As West Nile Virus Arrives, State Health Commissioner Urges New Yorkers to Take Precautions against Mosquito Bites

First detection of 2014 in mosquitoes reported

ALBANY, N.Y. (June 24, 2014) – The presence of West Nile virus has been confirmed in a mosquito pool in Rockland County, prompting New York State Acting Commissioner of Health Howard A. Zucker, M.D., J.D., to urge all New Yorkers to take personal protective measures to avoid mosquito bites.

"Although we partner with local health departments to help reduce the public's risk of exposure to mosquito-borne illness sources, with West Nile virus circulating, it is important to take extra precautions," Acting Commissioner Zucker said. "A few basic actions can greatly reduce the risk of getting mosquito bites that could cause serious illness such as West Nile virus and eastern equine encephalitis virus."

The Rockland County mosquito pool is the first to have tested positive for West Nile virus in 2014 throughout the state. In 2013, 589 mosquito pools tested positive statewide. To date, there have been no reported human cases. In 2013, there were 33 reported human cases of West Nile virus statewide and no deaths. In 2012, there were 107 reported human cases of West Nile virus and nine deaths.

"Based on many factors, we know the number of West Nile virus cases may vary from year to year, but the potential for serious illness never does," said Bryon Backenson, director of the Department's Investigations and Vector Surveillance Units. "That is why it is essential to take steps to avoid potentially harmful mosquito bites."

To greatly minimize exposure to West Nile virus and Eastern equine encephalitis (EEE) virus, the New York State Department of Health (DOH) recommends people take precautionary measures such as wearing shoes, socks, long pants and a long-sleeved shirt when outdoors for a long period of time. People are also advised to apply appropriate mosquito repellent and to remove all standing water from property.

West Nile virus is a mosquito-borne infection that can cause serious illness and occasionally death. Many people who contract West Nile virus do not experience any type of illness; an estimated 20 percent of people who become infected will develop mild symptoms including fever, headache and body aches, and possibly a skin rash or swollen lymph glands. Severe infection (West Nile encephalitis or meningitis) causes symptoms such as high fever, neck stiffness, muscle weakness, headaches, stupor, disorientation, tremors, convulsions, paralysis and coma. It is estimated that one in 150 persons infected with the West Nile virus will experience more severe cases of the disease.

Eastern equine encephalitis is a rare but serious viral disease spread by mosquitoes that can affect people and horses. People of all ages are at risk for infection with the EEE virus, but people over age 50 and younger than age 15 are at greatest risk for developing severe disease. Most people bitten by an infected mosquito will not develop any symptoms. Severe cases of EEE infection begin with the sudden onset of headache, high fever, chills and vomiting. The illness may then progress into disorientation, seizures, encephalitis (inflammation of the brain) and coma. Approximately a third of patients who develop EEE die. Many patients who survive EEE infection experience mild to severe brain damage.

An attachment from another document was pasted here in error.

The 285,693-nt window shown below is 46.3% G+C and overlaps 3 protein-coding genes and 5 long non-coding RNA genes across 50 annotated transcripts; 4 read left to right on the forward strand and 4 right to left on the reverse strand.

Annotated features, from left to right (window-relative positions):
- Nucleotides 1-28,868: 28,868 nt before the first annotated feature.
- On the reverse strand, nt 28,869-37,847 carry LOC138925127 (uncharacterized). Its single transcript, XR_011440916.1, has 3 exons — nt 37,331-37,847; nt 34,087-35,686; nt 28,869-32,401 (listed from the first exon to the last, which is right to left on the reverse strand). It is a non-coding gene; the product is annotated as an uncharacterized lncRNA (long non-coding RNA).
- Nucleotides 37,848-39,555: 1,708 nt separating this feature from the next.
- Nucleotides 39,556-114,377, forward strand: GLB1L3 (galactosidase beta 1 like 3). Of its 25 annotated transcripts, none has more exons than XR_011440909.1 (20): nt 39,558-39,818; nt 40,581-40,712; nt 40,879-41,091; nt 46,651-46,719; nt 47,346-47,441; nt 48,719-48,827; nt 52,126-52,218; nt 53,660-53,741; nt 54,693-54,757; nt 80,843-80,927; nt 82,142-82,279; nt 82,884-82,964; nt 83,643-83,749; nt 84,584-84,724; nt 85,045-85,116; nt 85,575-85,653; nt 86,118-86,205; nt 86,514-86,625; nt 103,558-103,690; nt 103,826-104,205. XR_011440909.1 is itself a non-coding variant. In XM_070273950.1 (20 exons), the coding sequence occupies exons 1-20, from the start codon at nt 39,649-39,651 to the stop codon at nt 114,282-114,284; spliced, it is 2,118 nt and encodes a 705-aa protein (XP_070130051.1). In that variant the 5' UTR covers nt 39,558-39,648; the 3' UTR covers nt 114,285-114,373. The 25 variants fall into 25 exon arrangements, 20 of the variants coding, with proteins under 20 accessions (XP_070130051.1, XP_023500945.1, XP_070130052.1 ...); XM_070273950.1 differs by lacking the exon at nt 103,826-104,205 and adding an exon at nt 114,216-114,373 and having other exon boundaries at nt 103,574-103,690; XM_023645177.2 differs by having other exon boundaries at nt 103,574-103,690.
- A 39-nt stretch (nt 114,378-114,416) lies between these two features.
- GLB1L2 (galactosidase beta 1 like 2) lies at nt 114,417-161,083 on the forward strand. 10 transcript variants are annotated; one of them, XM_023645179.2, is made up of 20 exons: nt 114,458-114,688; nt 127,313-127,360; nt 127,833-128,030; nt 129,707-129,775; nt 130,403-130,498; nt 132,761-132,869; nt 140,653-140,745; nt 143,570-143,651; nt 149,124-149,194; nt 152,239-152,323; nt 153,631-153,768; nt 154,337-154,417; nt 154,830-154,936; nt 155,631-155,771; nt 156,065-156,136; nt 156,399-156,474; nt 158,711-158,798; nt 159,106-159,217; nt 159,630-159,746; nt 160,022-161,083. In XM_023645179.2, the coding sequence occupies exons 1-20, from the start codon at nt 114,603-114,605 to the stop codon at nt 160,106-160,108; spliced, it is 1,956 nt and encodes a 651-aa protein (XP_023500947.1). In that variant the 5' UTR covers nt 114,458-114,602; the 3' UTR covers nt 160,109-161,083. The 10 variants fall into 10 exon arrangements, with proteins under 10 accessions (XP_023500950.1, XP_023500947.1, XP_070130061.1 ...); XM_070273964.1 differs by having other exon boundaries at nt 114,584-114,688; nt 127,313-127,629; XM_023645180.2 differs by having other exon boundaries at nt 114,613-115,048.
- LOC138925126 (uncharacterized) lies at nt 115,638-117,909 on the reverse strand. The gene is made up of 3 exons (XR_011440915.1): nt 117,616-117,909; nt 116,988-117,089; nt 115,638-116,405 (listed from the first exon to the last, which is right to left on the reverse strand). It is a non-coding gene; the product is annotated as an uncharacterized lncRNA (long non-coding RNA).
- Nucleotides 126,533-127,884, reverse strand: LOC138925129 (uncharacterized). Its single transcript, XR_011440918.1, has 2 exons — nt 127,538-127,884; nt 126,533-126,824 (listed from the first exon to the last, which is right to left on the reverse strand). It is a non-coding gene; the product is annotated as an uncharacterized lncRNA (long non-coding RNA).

Eastern equine encephalitis virus has not been detected in any mosquito samples tested to date this year, and there have been no human cases. There were no reported human cases last year, but there have been three confirmed deaths from the disease in New York in the past five years.

There is no commercially available human vaccine for either West Nile virus or EEE. The best way to protect yourself is to keep mosquitoes from biting you.

To protect against mosquito bites and potential exposure to West Nile virus and EEE, DOH and the federal Centers for Disease Control and Prevention (CDC) recommend applying insect repellent containing DEET, picaridin, or oil of lemon eucalyptus. Individuals should always follow the label directions when using insect repellents. People are also advised to take steps to reduce the number of mosquitoes around a home or property, including eliminating standing water in yards.

In addition, New Yorkers are urged to:

  • Dispose of used tires, tin cans, plastic containers, ceramic pots or similar containers in which water collects.
  • Drill holes in the bottoms of recycling containers that are kept outdoors. Make sure roof gutters drain properly and clean clogged gutters in the spring and fall.
  • Turn over plastic wading pools and wheelbarrows when not in use and change the water in bird baths twice a week.
  • Clean vegetation and debris from the edges of ponds.
  • Clean and chlorinate swimming pools, outdoor saunas and hot tubs, and drain water from pool covers.

For more information on West Nile virus visit:

For more information on eastern equine encephalitis virus visit: